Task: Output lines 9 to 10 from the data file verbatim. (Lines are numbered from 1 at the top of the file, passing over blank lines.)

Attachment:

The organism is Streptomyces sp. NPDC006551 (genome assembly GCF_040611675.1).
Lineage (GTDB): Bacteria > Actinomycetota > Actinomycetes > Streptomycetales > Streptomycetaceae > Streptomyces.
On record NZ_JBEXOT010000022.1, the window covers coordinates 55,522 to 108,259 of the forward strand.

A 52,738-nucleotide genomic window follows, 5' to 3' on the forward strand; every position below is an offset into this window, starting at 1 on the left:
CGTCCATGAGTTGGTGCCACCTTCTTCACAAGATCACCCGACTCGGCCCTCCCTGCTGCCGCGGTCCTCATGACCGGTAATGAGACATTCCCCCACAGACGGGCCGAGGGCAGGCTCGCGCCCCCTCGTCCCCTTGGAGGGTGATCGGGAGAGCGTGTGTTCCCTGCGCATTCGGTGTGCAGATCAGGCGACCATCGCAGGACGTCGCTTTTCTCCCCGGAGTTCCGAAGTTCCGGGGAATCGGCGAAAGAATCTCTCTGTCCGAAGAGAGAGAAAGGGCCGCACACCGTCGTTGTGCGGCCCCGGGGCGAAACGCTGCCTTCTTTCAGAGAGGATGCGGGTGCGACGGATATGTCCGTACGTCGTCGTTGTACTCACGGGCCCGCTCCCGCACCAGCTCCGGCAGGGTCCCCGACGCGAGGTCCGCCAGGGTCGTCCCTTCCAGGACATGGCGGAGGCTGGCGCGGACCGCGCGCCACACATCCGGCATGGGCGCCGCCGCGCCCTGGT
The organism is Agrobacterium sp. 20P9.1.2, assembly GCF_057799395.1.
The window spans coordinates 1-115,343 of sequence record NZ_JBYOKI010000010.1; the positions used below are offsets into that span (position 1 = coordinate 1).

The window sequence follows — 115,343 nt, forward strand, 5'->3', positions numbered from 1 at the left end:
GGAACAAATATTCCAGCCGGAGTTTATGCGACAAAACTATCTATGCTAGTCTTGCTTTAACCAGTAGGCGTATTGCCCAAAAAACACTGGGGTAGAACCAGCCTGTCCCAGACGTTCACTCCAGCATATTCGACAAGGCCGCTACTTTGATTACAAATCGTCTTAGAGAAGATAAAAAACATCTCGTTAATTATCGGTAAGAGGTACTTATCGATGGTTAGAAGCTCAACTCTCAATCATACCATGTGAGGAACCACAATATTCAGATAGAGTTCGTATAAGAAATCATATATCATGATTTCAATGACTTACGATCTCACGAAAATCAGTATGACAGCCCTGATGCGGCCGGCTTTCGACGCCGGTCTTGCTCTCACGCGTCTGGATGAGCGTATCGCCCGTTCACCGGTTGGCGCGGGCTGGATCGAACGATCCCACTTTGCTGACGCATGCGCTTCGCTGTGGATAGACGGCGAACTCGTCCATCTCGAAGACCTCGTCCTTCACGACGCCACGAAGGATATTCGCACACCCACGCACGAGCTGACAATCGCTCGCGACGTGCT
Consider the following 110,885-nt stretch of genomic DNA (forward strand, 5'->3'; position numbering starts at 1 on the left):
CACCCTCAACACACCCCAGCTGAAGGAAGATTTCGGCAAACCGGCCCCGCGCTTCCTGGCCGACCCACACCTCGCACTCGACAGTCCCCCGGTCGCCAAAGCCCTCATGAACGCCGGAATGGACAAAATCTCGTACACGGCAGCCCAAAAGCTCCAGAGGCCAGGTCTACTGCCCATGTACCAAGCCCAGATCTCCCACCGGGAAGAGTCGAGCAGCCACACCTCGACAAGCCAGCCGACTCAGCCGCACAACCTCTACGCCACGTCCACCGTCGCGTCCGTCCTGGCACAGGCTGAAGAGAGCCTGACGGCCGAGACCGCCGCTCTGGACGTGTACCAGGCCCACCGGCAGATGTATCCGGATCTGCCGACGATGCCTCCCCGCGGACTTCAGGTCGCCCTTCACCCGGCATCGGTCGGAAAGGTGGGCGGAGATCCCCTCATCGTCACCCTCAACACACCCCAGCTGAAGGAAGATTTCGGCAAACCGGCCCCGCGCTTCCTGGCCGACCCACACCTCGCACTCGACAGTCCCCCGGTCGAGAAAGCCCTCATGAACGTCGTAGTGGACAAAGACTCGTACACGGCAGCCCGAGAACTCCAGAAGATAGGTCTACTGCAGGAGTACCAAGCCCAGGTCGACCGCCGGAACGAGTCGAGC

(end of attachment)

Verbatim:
GGAACAAATATTCCAGCCGGAGTTTATGCGACAAAACTATCTATGCTAGTCTTGCTTTAACCAGTAGGCGTATTGCCCAAAAAACACTGGGGTAGAACCAGCCTGTCCCAGACGTTCACTCCAGCATATTCGACAAGGCCGCTACTTTGATTACAAATCGTCTTAGAGAAGATAAAAAACATCTCGTTAATTATCGGTAAGAGGTACTTATCGATGGTTAGAAGCTCAACTCTCAATCATACCATGTGAGGAACCACAATATTCAGATAGAGTTCGTATAAGAAATCATATATCATGATTTCAATGACTTACGATCTCACGAAAATCAGTATGACAGCCCTGATGCGGCCGGCTTTCGACGCCGGTCTTGCTCTCACGCGTCTGGATGAGCGTATCGCCCGTTCACCGGTTGGCGCGGGCTGGATCGAACGATCCCACTTTGCTGACGCATGCGCTTCGCTGTGGATAGACGGCGAACTCGTCCATCTCGAAGACCTCGTCCTTCACGACGCCACGAAGGATATTCGCACACCCACGCACGAGCTGACAATCGCTCGCGACGTGCT
Consider the following 110,885-nt stretch of genomic DNA (forward strand, 5'->3'; position numbering starts at 1 on the left):